$(a, b) \sim(c, d)$当且仅当$a d=b c$。

数学代写|现代代数代写Modern Algebra代考|The Equivalence Relation

$(a, b) \sim(a, b)$，因为$D$中的交换乘法意味着$a b=b a$。

$(a, b) \sim(c, d) \Rightarrow a d=b c$

$\Rightarrow d a=c b$或$c b=d a$

$\Rightarrow(c, d) \sim(a, b)$

$$\left.\begin{array}{l} (a, b) \sim(c, d) \Rightarrow a d=b c \Rightarrow a d g=b c g \ (c, d) \sim(f, g) \Rightarrow c g=d f \Rightarrow b c g=b d f \end{array}\right} \Rightarrow a d g=b d f$$

$$d a g=d b f$$

$$a g=b f$$

$$Q={[a, b] \mid(a, b) \in S} .$$

$$[a, b]=[a x, b x] .$$

数学代写|现代代数代写Modern Algebra代考|MTH350

statistics-lab™ 为您的留学生涯保驾护航 在代写现代代数Modern Algebra方面已经树立了自己的口碑, 保证靠谱, 高质且原创的统计Statistics代写服务。我们的专家在代写现代代数Modern Algebra代写方面经验极为丰富，各种代写现代代数Modern Algebra相关的作业也就用不着说。

数学代写|现代代数代写Modern Algebra代考|Integral Domains and Fields

In the preceding section we defined the terms ring with unity, commutative ring, and zero divisors. All three of these terms are used in defining an integral domain.
Integral Domain
Let $D$ be a ring. Then $D$ is an integral domain provided these conditions hold:

1. $D$ is a commutative ring.
2. $D$ has a unity $e$, and $e \neq 0$.
3. $D$ has no zero divisors.
Note that the requirement $e \neq 0$ means that an integral domain must have at least two elements.

Example 1 The ring $\mathbf{Z}$ of all integers is an integral domain, but the ring $\mathbf{E}$ of all even integers is not an integral domain, because it does not contain a unity. As familiar examples of integral domains, we can list the set of all rational numbers, the set of all real numbers, and the set of all complex numbers-all of these with their usual operations.

Example 2 The ring $\mathbf{Z}{10}$ is a commutative ring with a unity, but the presence of zero divisors such as [2] and [5] prevents $\mathbf{Z}{10}$ from being an integral domain. Considered as a possible integral domain, the ring $M_2(\mathbf{R})$ of all $2 \times 2$ matrices with real numbers as elements fails on two counts: Multiplication is not commutative, and it has zero divisors.

In Example 4 of Section 5.1, we saw that $\mathbf{Z}_n$ is a ring for every value of $n>1$. Moreover, $\mathbf{Z}_n$ is a commutative ring since
$$[a] \cdot[b]=[a b]=[b a]=[b] \cdot[a]$$
for all $[a],[b]$ in $\mathbf{Z}_n$. Since $\mathbf{Z}_n$ has $[1]$ as the unity, $\mathbf{Z}_n$ is an integral domain if and only if has no zero divisors. The following theorem characterizes the $\mathbf{Z}_n$ with no zero divisors, providing us with a large class of finite integral domains (that is, integral domains that have a finite number of elements).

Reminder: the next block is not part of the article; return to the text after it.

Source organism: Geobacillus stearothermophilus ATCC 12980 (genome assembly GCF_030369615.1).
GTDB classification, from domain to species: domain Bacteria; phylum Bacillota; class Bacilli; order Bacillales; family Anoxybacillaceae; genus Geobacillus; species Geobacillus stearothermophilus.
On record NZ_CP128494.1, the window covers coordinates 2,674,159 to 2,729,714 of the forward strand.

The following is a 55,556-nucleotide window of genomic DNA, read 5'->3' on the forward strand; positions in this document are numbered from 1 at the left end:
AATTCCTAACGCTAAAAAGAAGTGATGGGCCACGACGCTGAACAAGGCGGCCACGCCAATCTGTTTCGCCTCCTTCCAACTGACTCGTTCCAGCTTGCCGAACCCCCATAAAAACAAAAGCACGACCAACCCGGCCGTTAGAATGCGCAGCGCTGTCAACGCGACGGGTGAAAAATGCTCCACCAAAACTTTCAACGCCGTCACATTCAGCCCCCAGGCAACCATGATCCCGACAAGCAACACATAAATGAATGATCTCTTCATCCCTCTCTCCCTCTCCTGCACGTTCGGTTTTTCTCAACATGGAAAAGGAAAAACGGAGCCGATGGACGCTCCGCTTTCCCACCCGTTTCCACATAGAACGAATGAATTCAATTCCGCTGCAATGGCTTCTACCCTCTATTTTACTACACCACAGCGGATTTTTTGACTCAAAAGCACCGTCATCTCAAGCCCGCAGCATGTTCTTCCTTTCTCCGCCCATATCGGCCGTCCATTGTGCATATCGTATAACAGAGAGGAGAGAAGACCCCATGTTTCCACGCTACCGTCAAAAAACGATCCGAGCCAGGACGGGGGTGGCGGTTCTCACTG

数学代写|现代代数代写Modern Algebra代考|The Integral Domain Zn When n Is a Prime

For $n>1, \mathbf{Z}_n$ is an integral domain if and only if $n$ is a prime.
Proof From the previous discussion, it is clear that we need to only prove that $\mathbf{Z}_n$ has no zero divisors if and only if $n$ is a prime.

Suppose first that $n$ is a prime. Let $[a] \neq[0]$ in $\mathbf{Z}_n$, and suppose $[a][b]=[0]$ for some $[b]$ in $\mathbf{Z}_n$. Now $[a][b]=[0]$ implies that $[a b]=[0]$, and therefore, $n \mid a b$. However, $[a] \neq[0]$ means that $n \nmid a$. Thus $n \mid a b$ and $n \nmid a$. Since $n$ is a prime, this implies that $n \mid b$, by Theorem 2.16 (Euclid’s Lemma); that is, $[b]=[0]$. We have shown that if $[a] \neq[0]$, the only way that $[a][b]$ can be $[0]$ is for $[b]$ to be $[0]$. Therefore, $\mathbf{Z}_n$ has no zero divisors and is an integral domain.
Suppose now that $n$ is not a prime. Then $n$ has divisors other than \pm 1 and $\pm n$, so there are integers $a$ and $b$ such that
$$n=a b \text { where } 1<a<n \text { and } 1<b<n .$$
This means that $[a] \neq[0],[b] \neq[0]$, but
$$[a][b]=[a b]=[n]=[0] .$$
Therefore, $[a]$ is a zero divisor in $\mathbf{Z}_n$, and $\mathbf{Z}_n$ is not an integral domain.
Combining the two cases, we see that $n$ is a prime if and only if $\mathbf{Z}_n$ is an integral domain.

现代代数代考

数学代写|现代代数代写Modern Algebra代考|Integral Domains and Fields

$D$ 是一个交换环。

$D$ 有一个统一的$e$，和$e \neq 0$。

$D$ 没有零因子。

$$[a] \cdot[b]=[a b]=[b a]=[b] \cdot[a]$$